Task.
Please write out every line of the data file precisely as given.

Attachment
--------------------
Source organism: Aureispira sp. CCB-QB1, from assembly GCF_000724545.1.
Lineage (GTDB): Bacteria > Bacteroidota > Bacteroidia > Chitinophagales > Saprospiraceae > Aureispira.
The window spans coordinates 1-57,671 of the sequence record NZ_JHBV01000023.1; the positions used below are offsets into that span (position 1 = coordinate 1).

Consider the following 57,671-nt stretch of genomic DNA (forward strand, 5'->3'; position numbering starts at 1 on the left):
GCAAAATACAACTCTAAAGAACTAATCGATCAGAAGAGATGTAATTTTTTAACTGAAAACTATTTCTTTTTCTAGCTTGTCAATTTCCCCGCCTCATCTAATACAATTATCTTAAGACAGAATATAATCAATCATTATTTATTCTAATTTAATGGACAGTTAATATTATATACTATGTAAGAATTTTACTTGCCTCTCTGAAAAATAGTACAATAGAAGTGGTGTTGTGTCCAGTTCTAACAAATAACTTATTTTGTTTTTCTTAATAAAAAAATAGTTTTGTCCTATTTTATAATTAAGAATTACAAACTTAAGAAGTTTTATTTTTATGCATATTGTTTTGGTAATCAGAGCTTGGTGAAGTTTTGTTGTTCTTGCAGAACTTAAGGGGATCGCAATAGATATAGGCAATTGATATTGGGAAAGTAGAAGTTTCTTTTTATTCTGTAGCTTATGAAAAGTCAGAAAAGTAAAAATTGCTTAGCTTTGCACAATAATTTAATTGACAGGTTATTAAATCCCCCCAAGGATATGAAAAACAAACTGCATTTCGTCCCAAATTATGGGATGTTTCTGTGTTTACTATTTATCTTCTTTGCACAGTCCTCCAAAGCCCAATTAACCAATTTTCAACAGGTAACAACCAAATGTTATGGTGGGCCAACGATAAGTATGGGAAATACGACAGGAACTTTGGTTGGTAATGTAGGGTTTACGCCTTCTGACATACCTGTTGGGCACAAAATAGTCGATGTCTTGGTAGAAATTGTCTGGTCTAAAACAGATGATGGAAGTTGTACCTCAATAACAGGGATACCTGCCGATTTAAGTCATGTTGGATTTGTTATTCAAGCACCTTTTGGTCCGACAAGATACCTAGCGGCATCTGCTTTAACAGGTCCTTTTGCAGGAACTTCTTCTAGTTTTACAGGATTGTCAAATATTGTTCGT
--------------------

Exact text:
Source organism: Aureispira sp. CCB-QB1, from assembly GCF_000724545.1.
Lineage (GTDB): Bacteria > Bacteroidota > Bacteroidia > Chitinophagales > Saprospiraceae > Aureispira.
The window spans coordinates 1-57,671 of the sequence record NZ_JHBV01000023.1; the positions used below are offsets into that span (position 1 = coordinate 1).

Consider the following 57,671-nt stretch of genomic DNA (forward strand, 5'->3'; position numbering starts at 1 on the left):
GCAAAATACAACTCTAAAGAACTAATCGATCAGAAGAGATGTAATTTTTTAACTGAAAACTATTTCTTTTTCTAGCTTGTCAATTTCCCCGCCTCATCTAATACAATTATCTTAAGACAGAATATAATCAATCATTATTTATTCTAATTTAATGGACAGTTAATATTATATACTATGTAAGAATTTTACTTGCCTCTCTGAAAAATAGTACAATAGAAGTGGTGTTGTGTCCAGTTCTAACAAATAACTTATTTTGTTTTTCTTAATAAAAAAATAGTTTTGTCCTATTTTATAATTAAGAATTACAAACTTAAGAAGTTTTATTTTTATGCATATTGTTTTGGTAATCAGAGCTTGGTGAAGTTTTGTTGTTCTTGCAGAACTTAAGGGGATCGCAATAGATATAGGCAATTGATATTGGGAAAGTAGAAGTTTCTTTTTATTCTGTAGCTTATGAAAAGTCAGAAAAGTAAAAATTGCTTAGCTTTGCACAATAATTTAATTGACAGGTTATTAAATCCCCCCAAGGATATGAAAAACAAACTGCATTTCGTCCCAAATTATGGGATGTTTCTGTGTTTACTATTTATCTTCTTTGCACAGTCCTCCAAAGCCCAATTAACCAATTTTCAACAGGTAACAACCAAATGTTATGGTGGGCCAACGATAAGTATGGGAAATACGACAGGAACTTTGGTTGGTAATGTAGGGTTTACGCCTTCTGACATACCTGTTGGGCACAAAATAGTCGATGTCTTGGTAGAAATTGTCTGGTCTAAAACAGATGATGGAAGTTGTACCTCAATAACAGGGATACCTGCCGATTTAAGTCATGTTGGATTTGTTATTCAAGCACCTTTTGGTCCGACAAGATACCTAGCGGCATCTGCTTTAACAGGTCCTTTTGCAGGAACTTCTTCTAGTTTTACAGGATTGTCAAATATTGTTCGT